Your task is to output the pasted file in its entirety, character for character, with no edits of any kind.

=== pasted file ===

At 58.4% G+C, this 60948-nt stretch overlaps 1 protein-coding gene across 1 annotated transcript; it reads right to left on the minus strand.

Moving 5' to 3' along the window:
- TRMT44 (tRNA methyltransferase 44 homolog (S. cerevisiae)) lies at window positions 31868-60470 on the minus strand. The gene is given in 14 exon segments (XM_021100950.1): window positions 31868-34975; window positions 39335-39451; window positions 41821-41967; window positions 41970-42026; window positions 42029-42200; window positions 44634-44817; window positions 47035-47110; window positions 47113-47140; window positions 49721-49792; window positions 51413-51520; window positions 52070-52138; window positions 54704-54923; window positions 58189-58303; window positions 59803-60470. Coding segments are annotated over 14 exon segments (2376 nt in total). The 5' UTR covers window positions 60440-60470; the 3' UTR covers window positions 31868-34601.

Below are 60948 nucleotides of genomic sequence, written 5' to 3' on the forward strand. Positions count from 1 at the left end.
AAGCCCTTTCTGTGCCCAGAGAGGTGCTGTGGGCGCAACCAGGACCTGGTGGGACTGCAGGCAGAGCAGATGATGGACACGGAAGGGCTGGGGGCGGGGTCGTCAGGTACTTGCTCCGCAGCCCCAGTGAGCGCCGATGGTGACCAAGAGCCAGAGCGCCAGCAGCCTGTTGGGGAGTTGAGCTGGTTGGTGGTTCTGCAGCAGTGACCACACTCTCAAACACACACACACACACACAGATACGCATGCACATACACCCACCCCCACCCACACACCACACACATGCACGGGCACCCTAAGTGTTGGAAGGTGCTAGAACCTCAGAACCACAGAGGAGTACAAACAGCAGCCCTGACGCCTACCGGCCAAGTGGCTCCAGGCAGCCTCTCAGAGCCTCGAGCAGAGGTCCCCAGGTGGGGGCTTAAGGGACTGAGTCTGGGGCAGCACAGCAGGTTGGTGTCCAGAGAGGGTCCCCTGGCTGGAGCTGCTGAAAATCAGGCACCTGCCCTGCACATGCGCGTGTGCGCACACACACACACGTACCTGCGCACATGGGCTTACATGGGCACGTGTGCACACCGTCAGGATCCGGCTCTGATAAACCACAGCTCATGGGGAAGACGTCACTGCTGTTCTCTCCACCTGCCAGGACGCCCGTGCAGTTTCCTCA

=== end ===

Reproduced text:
At 58.4% G+C, this 60948-nt stretch overlaps 1 protein-coding gene across 1 annotated transcript; it reads right to left on the minus strand.

Moving 5' to 3' along the window:
- TRMT44 (tRNA methyltransferase 44 homolog (S. cerevisiae)) lies at window positions 31868-60470 on the minus strand. The gene is given in 14 exon segments (XM_021100950.1): window positions 31868-34975; window positions 39335-39451; window positions 41821-41967; window positions 41970-42026; window positions 42029-42200; window positions 44634-44817; window positions 47035-47110; window positions 47113-47140; window positions 49721-49792; window positions 51413-51520; window positions 52070-52138; window positions 54704-54923; window positions 58189-58303; window positions 59803-60470. Coding segments are annotated over 14 exon segments (2376 nt in total). The 5' UTR covers window positions 60440-60470; the 3' UTR covers window positions 31868-34601.

Below are 60948 nucleotides of genomic sequence, written 5' to 3' on the forward strand. Positions count from 1 at the left end.
AAGCCCTTTCTGTGCCCAGAGAGGTGCTGTGGGCGCAACCAGGACCTGGTGGGACTGCAGGCAGAGCAGATGATGGACACGGAAGGGCTGGGGGCGGGGTCGTCAGGTACTTGCTCCGCAGCCCCAGTGAGCGCCGATGGTGACCAAGAGCCAGAGCGCCAGCAGCCTGTTGGGGAGTTGAGCTGGTTGGTGGTTCTGCAGCAGTGACCACACTCTCAAACACACACACACACACACAGATACGCATGCACATACACCCACCCCCACCCACACACCACACACATGCACGGGCACCCTAAGTGTTGGAAGGTGCTAGAACCTCAGAACCACAGAGGAGTACAAACAGCAGCCCTGACGCCTACCGGCCAAGTGGCTCCAGGCAGCCTCTCAGAGCCTCGAGCAGAGGTCCCCAGGTGGGGGCTTAAGGGACTGAGTCTGGGGCAGCACAGCAGGTTGGTGTCCAGAGAGGGTCCCCTGGCTGGAGCTGCTGAAAATCAGGCACCTGCCCTGCACATGCGCGTGTGCGCACACACACACACGTACCTGCGCACATGGGCTTACATGGGCACGTGTGCACACCGTCAGGATCCGGCTCTGATAAACCACAGCTCATGGGGAAGACGTCACTGCTGTTCTCTCCACCTGCCAGGACGCCCGTGCAGTTTCCTCA